Karen Bachman Thull led us through the house, a 1920s beauty that was built by Arthur Bachman Sr., a son of one of Bachman’s founders. Three times a year, Bachman’s re-designs the rooms in the house — furniture, paint, the whole she-bang — and opens the house to the public. This year, the house is open every day until April 19. It’s $5 to tour the house and, if you are someone who enjoys decor or is just hungry for spring, it’s well-worth a visit.
Lots of the decor was done in a fresh, bright combination of citrus green, bright pink and white. The combination works great in containers, in table decorations and in the furniture in the airy sunroom and living room of the house. Karen noted that this combination is dynamite as long as you do not add another color. If you put in a blue, a purple, an orange — it falls apart. The look goes from fresh to garish in a minute. I have a pair of bright green containers and plan to try this combination in them this summer.
Another garden trend worth noting is the improved vertical gardening trend. I’ve been a bit cool on most vertical gardening systems because they require so much watering — some of them are basically gutters mounted on a frame. Bachman’s is selling a couple of self-watering systems now. A sweet window box containing herbs was on display in the idea house kitchen and a massive, multi-part living wall of foliage was in the yoga room upstairs. The wall you see in the photo below contains six of the wall garden systems. Fully loaded with plants and water, each system weighs about 60 pounds. The way the systems work is that each plant is in a pot. A wicking device inside the system pulls water from the troughs to the plants.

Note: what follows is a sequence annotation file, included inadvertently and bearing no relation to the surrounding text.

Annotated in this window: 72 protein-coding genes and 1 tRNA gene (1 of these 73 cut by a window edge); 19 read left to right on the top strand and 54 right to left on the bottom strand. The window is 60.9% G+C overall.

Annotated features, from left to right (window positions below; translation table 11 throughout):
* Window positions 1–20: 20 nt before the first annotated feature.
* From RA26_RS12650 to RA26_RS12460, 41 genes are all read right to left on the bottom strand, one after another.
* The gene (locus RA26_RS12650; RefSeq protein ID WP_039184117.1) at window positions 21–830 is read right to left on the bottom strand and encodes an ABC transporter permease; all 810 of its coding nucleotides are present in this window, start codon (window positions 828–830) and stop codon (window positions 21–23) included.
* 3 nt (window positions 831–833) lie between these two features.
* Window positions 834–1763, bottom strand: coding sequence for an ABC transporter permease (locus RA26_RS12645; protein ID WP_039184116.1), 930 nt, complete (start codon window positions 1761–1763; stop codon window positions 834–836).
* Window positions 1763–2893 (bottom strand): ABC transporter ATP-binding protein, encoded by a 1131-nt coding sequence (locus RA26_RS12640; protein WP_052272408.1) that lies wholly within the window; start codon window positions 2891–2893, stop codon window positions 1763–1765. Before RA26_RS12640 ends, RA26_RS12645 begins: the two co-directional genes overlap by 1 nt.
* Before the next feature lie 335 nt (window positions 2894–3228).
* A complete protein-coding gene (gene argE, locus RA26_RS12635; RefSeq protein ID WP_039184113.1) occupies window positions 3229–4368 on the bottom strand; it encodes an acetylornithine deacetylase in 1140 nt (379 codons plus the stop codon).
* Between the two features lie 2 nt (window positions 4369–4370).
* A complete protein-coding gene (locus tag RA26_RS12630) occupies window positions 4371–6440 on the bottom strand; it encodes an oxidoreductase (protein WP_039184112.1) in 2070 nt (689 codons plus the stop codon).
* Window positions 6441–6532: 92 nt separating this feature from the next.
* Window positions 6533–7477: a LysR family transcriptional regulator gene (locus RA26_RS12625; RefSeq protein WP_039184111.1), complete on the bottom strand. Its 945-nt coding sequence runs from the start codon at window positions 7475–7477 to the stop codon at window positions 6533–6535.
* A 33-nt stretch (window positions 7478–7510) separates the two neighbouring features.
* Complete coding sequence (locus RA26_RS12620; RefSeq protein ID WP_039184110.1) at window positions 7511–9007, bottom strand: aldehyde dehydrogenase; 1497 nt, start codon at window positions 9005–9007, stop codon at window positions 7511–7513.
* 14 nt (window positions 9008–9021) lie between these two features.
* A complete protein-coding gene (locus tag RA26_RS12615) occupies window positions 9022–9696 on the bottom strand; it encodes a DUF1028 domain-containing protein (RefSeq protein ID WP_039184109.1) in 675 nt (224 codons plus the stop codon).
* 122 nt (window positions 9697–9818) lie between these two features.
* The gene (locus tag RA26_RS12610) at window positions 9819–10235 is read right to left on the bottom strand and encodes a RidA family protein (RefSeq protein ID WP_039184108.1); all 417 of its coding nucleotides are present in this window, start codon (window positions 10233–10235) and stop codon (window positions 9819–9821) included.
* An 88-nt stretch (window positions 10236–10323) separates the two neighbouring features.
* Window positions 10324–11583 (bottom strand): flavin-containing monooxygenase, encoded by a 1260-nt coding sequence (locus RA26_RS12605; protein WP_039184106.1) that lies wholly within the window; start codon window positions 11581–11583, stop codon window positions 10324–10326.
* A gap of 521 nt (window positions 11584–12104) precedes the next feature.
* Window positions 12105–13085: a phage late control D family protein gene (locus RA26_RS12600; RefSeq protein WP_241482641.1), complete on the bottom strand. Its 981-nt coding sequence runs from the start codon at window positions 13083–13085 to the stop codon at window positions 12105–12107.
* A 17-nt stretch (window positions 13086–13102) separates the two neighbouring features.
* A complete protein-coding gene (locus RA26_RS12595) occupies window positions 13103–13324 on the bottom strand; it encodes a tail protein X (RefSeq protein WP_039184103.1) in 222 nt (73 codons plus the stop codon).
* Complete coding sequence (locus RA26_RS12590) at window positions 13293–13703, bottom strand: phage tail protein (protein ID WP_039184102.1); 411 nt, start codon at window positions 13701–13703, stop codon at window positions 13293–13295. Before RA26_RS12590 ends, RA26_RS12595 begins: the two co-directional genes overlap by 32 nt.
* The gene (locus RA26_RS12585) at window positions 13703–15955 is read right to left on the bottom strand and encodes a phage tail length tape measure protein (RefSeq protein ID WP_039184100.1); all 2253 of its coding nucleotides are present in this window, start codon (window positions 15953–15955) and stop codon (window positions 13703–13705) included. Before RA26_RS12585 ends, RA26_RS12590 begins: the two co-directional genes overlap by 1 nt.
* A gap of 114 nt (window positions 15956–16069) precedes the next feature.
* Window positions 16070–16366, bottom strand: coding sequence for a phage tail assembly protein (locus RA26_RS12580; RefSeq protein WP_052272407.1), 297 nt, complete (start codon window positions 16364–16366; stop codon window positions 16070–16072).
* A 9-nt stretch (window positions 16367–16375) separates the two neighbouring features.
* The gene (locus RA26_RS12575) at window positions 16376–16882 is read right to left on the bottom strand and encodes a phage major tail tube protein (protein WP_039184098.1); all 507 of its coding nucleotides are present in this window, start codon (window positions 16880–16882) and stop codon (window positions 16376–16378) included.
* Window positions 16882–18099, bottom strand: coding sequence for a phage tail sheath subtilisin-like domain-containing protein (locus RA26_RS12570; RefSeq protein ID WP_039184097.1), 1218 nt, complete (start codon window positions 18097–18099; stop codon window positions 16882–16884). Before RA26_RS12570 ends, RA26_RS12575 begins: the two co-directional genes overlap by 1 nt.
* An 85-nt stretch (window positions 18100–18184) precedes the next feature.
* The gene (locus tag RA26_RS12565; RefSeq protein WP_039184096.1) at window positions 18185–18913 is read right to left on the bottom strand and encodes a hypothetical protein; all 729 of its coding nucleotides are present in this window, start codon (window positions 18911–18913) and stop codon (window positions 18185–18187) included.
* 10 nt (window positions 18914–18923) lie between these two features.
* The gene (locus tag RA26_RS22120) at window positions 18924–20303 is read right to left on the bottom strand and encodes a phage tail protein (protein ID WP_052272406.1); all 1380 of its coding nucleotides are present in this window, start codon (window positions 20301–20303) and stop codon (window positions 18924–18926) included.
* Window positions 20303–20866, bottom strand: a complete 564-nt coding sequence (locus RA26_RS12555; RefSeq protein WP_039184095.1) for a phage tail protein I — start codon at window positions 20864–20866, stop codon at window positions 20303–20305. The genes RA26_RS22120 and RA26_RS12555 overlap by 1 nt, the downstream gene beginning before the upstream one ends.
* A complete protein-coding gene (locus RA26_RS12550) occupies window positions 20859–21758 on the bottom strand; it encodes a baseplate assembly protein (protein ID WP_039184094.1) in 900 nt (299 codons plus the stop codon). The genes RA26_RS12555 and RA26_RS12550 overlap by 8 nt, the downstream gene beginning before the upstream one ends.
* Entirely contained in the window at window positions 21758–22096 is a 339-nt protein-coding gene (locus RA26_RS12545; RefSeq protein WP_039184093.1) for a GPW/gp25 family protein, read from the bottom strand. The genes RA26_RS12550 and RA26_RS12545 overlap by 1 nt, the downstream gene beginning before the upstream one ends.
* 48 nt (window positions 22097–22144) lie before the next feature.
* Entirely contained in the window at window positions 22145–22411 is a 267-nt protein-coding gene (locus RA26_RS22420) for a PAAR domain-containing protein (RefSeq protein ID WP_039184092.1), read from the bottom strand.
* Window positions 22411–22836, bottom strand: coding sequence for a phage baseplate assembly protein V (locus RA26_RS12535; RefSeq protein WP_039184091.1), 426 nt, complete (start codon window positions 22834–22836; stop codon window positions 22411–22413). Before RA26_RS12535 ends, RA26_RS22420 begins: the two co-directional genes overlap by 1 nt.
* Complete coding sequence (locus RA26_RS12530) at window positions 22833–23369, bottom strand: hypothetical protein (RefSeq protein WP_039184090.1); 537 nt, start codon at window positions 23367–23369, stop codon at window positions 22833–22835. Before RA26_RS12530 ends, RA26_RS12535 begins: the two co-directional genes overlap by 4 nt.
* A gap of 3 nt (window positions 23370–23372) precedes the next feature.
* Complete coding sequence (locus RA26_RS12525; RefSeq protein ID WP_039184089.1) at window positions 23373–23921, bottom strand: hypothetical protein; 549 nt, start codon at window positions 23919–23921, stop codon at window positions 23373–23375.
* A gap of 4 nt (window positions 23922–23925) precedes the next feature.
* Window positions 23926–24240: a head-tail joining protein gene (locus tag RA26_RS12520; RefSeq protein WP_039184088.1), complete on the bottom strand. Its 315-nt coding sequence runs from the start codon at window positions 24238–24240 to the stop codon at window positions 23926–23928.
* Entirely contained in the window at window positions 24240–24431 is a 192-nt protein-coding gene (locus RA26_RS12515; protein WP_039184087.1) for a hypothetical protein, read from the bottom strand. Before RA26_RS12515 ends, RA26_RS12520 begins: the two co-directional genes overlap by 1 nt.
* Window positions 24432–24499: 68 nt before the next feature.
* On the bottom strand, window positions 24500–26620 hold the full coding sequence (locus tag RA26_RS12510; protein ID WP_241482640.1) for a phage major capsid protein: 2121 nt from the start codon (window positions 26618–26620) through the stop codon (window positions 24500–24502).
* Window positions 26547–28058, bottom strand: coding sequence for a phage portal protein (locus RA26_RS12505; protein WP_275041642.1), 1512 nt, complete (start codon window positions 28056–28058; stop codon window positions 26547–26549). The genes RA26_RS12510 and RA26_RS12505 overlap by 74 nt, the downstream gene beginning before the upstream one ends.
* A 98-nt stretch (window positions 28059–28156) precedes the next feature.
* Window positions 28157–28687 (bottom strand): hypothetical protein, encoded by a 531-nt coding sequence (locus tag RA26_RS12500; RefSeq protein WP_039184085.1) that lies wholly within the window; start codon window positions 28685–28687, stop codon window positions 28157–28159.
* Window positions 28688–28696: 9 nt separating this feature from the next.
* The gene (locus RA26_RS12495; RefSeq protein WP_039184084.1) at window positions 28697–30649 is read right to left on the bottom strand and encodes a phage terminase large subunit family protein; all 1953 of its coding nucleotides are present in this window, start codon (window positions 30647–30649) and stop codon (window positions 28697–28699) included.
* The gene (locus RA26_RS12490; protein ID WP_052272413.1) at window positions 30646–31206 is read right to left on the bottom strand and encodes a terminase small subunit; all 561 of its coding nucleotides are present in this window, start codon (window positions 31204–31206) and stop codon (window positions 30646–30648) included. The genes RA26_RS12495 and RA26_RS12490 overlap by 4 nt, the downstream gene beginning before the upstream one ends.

Karen told me that the kitchen system would only need to be refilled about once a month. If you want to try vertical gardening, self watering is the way to go.
The house also features several forced branches of spring blooms. I think more northern gardeners should try forcing branches in the spring — it’s a great way to bring color into the house. Other garden trends noted in the house are increased interest in terrariums and air plants.
I also really loved this arrangement of snow boots outside the house. Everything is a container this spring!
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Looking at a forecast that includes several days of 60 degree weather, in March, in Minnesota — well, it’s hard not to be thinking about seed starting. But hold off — this too may pass and, in fact, I’m hoping it does. A very early spring can wreck havoc on Minnesota’s outdoor plants as we found out in 2012 when an unreasonably warm March caused fruit trees and other plants to start acting like it was spring only to get zapped by a nasty freeze in April.
So, while this weather is tempting, stay off the grass and out of your gardens to avoid compacting the thawing earth, and think about indoor seed starting instead. I’m getting ready to start seeds in the next couple of weeks. I’ve checked my light set up to make sure it’s still working and organized my seed box so I know when to start what. This year I’ll be starting a few more annual flowers than I have in the past. I find the home-started annuals do just as well as those I’ve bought as starts and there is a big savings on costs.
Most of them can be started about the same time as many of your vegetables. Here’s a typical schedule for starting annuals. The “last frost” date in Minnesota is typically in early to mid-May, so I use May 15 to be on the safe side.
8-10 weeks before last frost: Baby’s breath, viola, vinca, alyssum
6-8 weeks before last frost: Snapdragons, ageratum, gomphrena
4-6 weeks before last frost: Celosia, cosmos, sunflower, marigolds, salvia
This year, I’ll be starting baby’s breath, violas, cosmos, sunflowers, marigolds and salvias, in addition to a fair number of vegetables.
What plants will you be starting from seed this year?